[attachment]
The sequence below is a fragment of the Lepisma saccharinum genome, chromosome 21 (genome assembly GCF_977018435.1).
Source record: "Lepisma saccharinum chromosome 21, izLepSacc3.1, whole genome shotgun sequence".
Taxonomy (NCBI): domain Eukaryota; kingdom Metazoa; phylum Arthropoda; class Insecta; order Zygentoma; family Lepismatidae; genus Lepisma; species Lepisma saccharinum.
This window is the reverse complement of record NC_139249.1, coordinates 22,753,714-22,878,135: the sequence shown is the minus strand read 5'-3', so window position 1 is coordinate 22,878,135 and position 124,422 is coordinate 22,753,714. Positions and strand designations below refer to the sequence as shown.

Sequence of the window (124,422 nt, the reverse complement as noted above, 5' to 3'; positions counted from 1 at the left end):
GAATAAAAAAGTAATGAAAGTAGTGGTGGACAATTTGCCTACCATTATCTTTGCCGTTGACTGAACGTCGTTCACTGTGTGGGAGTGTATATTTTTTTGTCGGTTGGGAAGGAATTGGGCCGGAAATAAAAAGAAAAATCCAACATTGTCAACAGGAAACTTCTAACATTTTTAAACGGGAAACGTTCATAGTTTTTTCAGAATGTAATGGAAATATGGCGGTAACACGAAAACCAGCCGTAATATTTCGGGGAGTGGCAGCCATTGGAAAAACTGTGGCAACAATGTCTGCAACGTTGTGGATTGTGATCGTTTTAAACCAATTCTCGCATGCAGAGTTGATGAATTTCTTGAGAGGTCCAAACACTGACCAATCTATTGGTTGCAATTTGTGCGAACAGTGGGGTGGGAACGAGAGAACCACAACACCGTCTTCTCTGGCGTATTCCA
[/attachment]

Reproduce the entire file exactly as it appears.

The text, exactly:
The sequence below is a fragment of the Lepisma saccharinum genome, chromosome 21 (genome assembly GCF_977018435.1).
Source record: "Lepisma saccharinum chromosome 21, izLepSacc3.1, whole genome shotgun sequence".
Taxonomy (NCBI): domain Eukaryota; kingdom Metazoa; phylum Arthropoda; class Insecta; order Zygentoma; family Lepismatidae; genus Lepisma; species Lepisma saccharinum.
This window is the reverse complement of record NC_139249.1, coordinates 22,753,714-22,878,135: the sequence shown is the minus strand read 5'-3', so window position 1 is coordinate 22,878,135 and position 124,422 is coordinate 22,753,714. Positions and strand designations below refer to the sequence as shown.

Sequence of the window (124,422 nt, the reverse complement as noted above, 5' to 3'; positions counted from 1 at the left end):
GAATAAAAAAGTAATGAAAGTAGTGGTGGACAATTTGCCTACCATTATCTTTGCCGTTGACTGAACGTCGTTCACTGTGTGGGAGTGTATATTTTTTTGTCGGTTGGGAAGGAATTGGGCCGGAAATAAAAAGAAAAATCCAACATTGTCAACAGGAAACTTCTAACATTTTTAAACGGGAAACGTTCATAGTTTTTTCAGAATGTAATGGAAATATGGCGGTAACACGAAAACCAGCCGTAATATTTCGGGGAGTGGCAGCCATTGGAAAAACTGTGGCAACAATGTCTGCAACGTTGTGGATTGTGATCGTTTTAAACCAATTCTCGCATGCAGAGTTGATGAATTTCTTGAGAGGTCCAAACACTGACCAATCTATTGGTTGCAATTTGTGCGAACAGTGGGGTGGGAACGAGAGAACCACAACACCGTCTTCTCTGGCGTATTCCA